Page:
When many of us think of gig workers, we envision millennials. They have undoubtedly embraced the freelance economy, but they are increasingly working alongside Americans in midlife and beyond who are seeking creative ways to stay employed past the traditional retirement age.
Data from Hearts & Wallets, a source of retail investor data and insights, shows that one-third of future retirees expect to earn one-quarter of their income by working, up 7 percentage points from 2016. And more older workers are looking at the gig economy as an option for keeping their income going. The freelance payment platform Hyperwallet just found in new research that 12 percent of 2,000 female gig workers it surveyed were ages 51-70. Their main reasons for freelancing were to earn money and stay active in retirement. While that’s not a staggering percentage, it’s important to realize that women in this age range have not historically been well represented in entrepreneurship, when it comes to participation levels.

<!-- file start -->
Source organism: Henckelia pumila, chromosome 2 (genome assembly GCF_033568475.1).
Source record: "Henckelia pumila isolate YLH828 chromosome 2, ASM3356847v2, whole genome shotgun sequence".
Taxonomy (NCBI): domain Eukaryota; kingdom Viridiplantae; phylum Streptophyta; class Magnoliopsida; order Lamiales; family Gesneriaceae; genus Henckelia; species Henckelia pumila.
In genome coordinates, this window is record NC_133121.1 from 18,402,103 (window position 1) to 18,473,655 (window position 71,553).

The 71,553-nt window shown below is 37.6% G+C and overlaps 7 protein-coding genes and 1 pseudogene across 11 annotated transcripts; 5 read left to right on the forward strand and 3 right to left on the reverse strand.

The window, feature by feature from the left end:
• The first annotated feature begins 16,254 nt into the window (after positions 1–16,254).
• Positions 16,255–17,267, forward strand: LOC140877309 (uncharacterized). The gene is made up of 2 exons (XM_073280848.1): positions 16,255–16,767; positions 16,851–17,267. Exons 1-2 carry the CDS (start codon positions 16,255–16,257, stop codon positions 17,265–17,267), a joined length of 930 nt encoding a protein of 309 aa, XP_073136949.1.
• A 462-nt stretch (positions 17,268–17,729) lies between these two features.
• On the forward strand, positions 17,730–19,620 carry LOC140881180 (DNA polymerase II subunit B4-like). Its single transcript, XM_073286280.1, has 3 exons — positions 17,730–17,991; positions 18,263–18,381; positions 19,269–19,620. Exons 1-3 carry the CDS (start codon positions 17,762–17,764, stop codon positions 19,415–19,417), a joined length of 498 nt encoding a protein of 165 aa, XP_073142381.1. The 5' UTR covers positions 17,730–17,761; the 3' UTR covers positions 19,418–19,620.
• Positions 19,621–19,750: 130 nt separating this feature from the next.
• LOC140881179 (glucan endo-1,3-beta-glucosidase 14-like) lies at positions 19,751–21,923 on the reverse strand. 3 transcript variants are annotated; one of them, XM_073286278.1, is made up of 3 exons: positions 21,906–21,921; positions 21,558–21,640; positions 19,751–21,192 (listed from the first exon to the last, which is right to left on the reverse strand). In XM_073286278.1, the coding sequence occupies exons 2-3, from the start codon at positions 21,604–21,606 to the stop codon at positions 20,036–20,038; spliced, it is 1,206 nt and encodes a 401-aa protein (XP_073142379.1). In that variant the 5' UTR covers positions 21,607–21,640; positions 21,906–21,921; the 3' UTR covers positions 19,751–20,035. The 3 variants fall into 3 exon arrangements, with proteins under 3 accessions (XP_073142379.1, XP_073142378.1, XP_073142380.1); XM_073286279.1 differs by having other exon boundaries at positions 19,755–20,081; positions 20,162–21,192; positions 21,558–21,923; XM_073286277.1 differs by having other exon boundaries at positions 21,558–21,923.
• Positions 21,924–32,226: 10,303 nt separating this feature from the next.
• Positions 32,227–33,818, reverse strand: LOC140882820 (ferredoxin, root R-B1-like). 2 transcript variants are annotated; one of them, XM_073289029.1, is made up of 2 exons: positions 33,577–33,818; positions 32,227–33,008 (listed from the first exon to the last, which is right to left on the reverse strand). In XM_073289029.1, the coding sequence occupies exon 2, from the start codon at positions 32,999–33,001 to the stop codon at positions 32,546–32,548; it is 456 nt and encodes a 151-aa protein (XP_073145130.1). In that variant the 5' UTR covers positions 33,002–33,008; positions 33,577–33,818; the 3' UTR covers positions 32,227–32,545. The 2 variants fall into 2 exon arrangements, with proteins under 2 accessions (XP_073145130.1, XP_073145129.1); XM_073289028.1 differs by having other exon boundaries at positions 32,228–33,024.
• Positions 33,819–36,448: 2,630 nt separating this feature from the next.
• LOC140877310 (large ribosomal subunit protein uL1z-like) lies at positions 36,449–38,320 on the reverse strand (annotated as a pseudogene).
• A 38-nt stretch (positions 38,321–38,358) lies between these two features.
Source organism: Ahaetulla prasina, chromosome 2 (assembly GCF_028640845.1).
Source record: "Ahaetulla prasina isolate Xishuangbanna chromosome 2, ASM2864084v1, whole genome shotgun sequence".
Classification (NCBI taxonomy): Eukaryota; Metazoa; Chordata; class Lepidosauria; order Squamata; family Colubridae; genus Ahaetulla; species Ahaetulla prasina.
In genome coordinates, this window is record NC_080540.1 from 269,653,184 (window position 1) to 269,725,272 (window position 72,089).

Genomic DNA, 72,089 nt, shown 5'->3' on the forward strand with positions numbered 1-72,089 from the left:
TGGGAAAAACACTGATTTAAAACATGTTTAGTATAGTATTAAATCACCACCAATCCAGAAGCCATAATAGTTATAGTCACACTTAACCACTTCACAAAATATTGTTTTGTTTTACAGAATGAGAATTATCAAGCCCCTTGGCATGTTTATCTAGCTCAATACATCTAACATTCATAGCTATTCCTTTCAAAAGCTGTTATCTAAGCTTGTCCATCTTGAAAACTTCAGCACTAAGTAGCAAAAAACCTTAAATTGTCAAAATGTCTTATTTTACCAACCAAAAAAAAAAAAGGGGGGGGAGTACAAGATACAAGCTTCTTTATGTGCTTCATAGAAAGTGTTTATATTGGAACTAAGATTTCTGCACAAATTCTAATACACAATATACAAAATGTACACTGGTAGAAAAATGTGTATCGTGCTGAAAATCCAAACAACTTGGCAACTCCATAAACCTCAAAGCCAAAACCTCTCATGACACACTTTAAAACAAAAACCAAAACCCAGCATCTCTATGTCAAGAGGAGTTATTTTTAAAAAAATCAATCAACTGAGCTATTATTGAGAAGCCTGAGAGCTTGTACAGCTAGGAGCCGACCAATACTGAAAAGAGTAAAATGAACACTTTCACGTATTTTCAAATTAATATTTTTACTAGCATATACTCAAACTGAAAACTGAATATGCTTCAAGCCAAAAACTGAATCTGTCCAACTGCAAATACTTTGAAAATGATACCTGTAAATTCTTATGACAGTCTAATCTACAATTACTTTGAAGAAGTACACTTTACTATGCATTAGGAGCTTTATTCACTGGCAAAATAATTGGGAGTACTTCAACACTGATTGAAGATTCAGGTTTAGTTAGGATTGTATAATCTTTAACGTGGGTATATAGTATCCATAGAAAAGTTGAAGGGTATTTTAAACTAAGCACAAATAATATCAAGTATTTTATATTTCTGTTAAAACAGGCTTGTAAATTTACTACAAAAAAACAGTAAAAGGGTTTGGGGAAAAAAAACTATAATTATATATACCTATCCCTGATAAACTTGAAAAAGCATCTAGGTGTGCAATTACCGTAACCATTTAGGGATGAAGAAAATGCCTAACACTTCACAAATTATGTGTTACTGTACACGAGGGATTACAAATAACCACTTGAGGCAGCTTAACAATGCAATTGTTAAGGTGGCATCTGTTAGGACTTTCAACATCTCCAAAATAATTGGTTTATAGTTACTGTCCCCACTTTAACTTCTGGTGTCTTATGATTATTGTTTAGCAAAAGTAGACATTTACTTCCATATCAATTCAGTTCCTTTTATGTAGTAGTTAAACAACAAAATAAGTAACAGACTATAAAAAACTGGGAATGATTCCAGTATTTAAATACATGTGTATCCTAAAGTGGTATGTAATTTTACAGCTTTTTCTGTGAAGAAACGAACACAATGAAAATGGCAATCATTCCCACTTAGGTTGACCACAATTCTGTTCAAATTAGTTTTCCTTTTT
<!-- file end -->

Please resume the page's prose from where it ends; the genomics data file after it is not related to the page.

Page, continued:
One reason for the percolating interest in gig work among older workers is that the barriers to entry are coming down, says Michael Ting, senior vice president at Hyperwallet. Many have found that digital platforms make it easier to tout the skills they have to offer than by using traditional routes, like word of mouth.“The growth of online platforms is making it easier for people who might not have experience in finding freelance work to participate in the gig economy,” says Ting. “You’ve now got these tech platforms and marketplaces where you can take a more passive approach—list your profile and talk about what it is you are skilled at and they will connect you with people who will pay you for those services. That’s a very different paradigm. It lowers the barrier for anybody to be able to participate.”
Read the full story at Why Older Workers Are Embracing the Gig Economy